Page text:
Sunday, March 06, 2005

stick in the head

I went skiing for the first time in four or five years. Thankfully, it's like riding a bicycle. I don't mean the sitting on your ass part, though there is also that similarity. No, unlike languages and software, both of which one does forget when not used frequently, skiing you don't forget. You will be in pain, you will be rusty, but the essentials are still with you. I think muscles have a better memory than the conscious brain.

Before hitting the slopes, my left ski boot came apart - and I mean cracked and split. Exploded.

So, that sent me to the rental area, a place I haven't been in about twenty years. I went with the hope of only renting boots. They took one look at my skis though and offered to cut them up and put them on the ceiling. Wow... more memories. I remember when I bought these things. How new and shiny they were, etc. Time does fly, doesn't it? It was sort of disconcerting to think that my skis were older than some of the people on the slope. Where has the time gone? It was my first time on parabolic skis, so that was a new experience. Forced me to be a lot more cautious, which is good - seeing as it was a newer, steeper mountain, first time in four years, etc.
My ski pants also re-alerted me to the fact that I gotta lose some weight.

I watched Gallipoli yesterday. First time in many years. That memory held up well. Great movie, really very under appreciated. BUT... there are several music cues that are real cringers. Most notable and embarrassing are two synth cues which come out of nowhere. Here's a movie that sets up 1915 in a perfect way. It uses almost no cue music, no really lengthy dialouge scenes... and then - the synths circa 1980. Were they cool then? The way these cues abruptly start and end also makes me wonder about the reasoning. I'm sure someone went over Peter Weir's head on that. He's too good a director to have those lapses in sanity.

So, off to imdb to see that the offender was... Brian May??? Wait, the guitarist for Queen did that? I thought he had good taste, and would know how to stay in a proper historic musical style.
Oh, no. It's a different Brian May, as this one - the Gallipoli one died a few years ago, and I believe the only dead, um, Queen, is Freddy Mercury.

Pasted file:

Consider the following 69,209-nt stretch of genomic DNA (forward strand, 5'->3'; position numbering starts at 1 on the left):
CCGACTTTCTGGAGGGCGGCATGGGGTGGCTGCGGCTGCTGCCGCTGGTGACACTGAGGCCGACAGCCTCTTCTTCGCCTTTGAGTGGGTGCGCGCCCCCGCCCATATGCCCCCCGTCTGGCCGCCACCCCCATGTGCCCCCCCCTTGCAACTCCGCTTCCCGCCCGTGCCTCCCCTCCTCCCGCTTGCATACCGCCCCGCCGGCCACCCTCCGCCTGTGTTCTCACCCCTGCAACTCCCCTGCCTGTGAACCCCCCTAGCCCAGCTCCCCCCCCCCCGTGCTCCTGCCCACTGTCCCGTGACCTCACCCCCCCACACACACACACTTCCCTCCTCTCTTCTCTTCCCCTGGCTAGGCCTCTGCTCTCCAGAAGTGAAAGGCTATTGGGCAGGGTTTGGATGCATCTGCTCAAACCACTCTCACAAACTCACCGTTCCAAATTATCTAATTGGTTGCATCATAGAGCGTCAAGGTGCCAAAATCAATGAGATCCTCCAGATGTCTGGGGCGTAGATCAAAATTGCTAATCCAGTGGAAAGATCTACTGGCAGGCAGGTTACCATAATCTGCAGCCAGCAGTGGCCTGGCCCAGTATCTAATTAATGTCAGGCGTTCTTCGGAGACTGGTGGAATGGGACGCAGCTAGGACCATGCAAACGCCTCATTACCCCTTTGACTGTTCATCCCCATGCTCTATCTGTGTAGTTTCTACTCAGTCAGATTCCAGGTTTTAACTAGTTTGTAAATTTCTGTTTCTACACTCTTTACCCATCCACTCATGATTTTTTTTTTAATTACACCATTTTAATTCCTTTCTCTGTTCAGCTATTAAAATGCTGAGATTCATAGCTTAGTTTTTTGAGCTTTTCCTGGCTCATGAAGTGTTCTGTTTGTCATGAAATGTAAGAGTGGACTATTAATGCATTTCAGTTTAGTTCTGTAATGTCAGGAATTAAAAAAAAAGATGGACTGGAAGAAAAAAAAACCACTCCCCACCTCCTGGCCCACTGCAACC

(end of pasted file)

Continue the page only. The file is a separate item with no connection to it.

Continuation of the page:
Oh, andthis Gallipoli Brian wasn't the offending party.
It's not Bizet, not Albinoni. Those are easy to eliminate. That leaves... ah yes, it all comes back to me now... that leaves Jean-Michel Jarre with his "Oxygene" theme. I also know this to be the one because, long ago, 1982 in fact, I had a music demo that would show off how amazing my commodore 64 was for making music. This "Oxygene" rubbish was one of the tunes it played, along with "Tubular Bells" and O.M.D. Ah, the memories.

In order to fully realize the embarassment, I tracked down the actual midi file of this cue.

Join me now as I set up the scene:

Imagine young Mel Gibson runnig for his life and the lives of his 'mates' in the desert of Egypt - the pyramids, the dust, the camels. The machine guns of the Turks roaring, mercilessly mowing down young men as the come out of the trenches. It's 1915. The Australians are going to war, and you have the sense that Mel and his friends are doomed - an All Quiet on the Western Front feel. Did I mention it's 1915? If you're still having trouble visualizing all this, think Lawrence of Arabia or even Raiders of the Lost Ark to a certain extent. This should give you a fairly proper mental picture of the dust, the grime, the clothing, the era.
Got it? Okay - now play this midi file starting at 53 seconds and keep in mind - what you're going to hear through your computer is EXACTLY what it sounded like in the movie. The cheaper your soundcard, the closer to accurate the actual sound.

How did that work for you? :)

Kinda wished they hadn't used the Albinoni cue repeatedly either.

Okay, the rest of the movie is great.

Another movie that I finally, after ten years, had a chance to see was Grosse Point Blank. Well, for the twenty people who may not have seen that yet, see it. It's a great movie. Fantastic. Everybody in the movie is spot on, and at their best. It appears that they all must have known they were doing something great and having a great time doing it.
More memories for me too... the premise involves going to a class of '86 high school reunion. Since I was class of '86, the music and the way Jeremy Piven dances absolutely struck home.
Ah, the good old days.

Unlike Gallipoli, Grosse Point Blank had a great score that fit perfectly.
Also, the movie is about violent people, but it's not a violent movie. That having been said, there's a hand to hand fight and a shoot-out that are quite spectacular, worthy of any good action flick.

So, bouncing through, using memory as the vague commonality, I finish.

Oh, I almost forgot. I promised I'd tell. I got released from Jury Duty on Tuesday. That's what enabled me to keep my ski day. The trial was a murder trial. I believe they had no evidence, but plenty of witnesses. Everyone involved was going to need to speak through an interpretor and the prosecutor, defender and judge were spending the majority of time creating a jury that wouldn't care about that or other things.
The fact that they all guarranteed that the trial would be done by Monday seemed to me to indicate that it was a cut and dried case. I'm guessing in a very particular way.
I guess it's good that they eventually booted me, eh?

Well, it's a beautiful day out, and I've got some cleaning up to do. Enjoy your day, and hope to hear from you.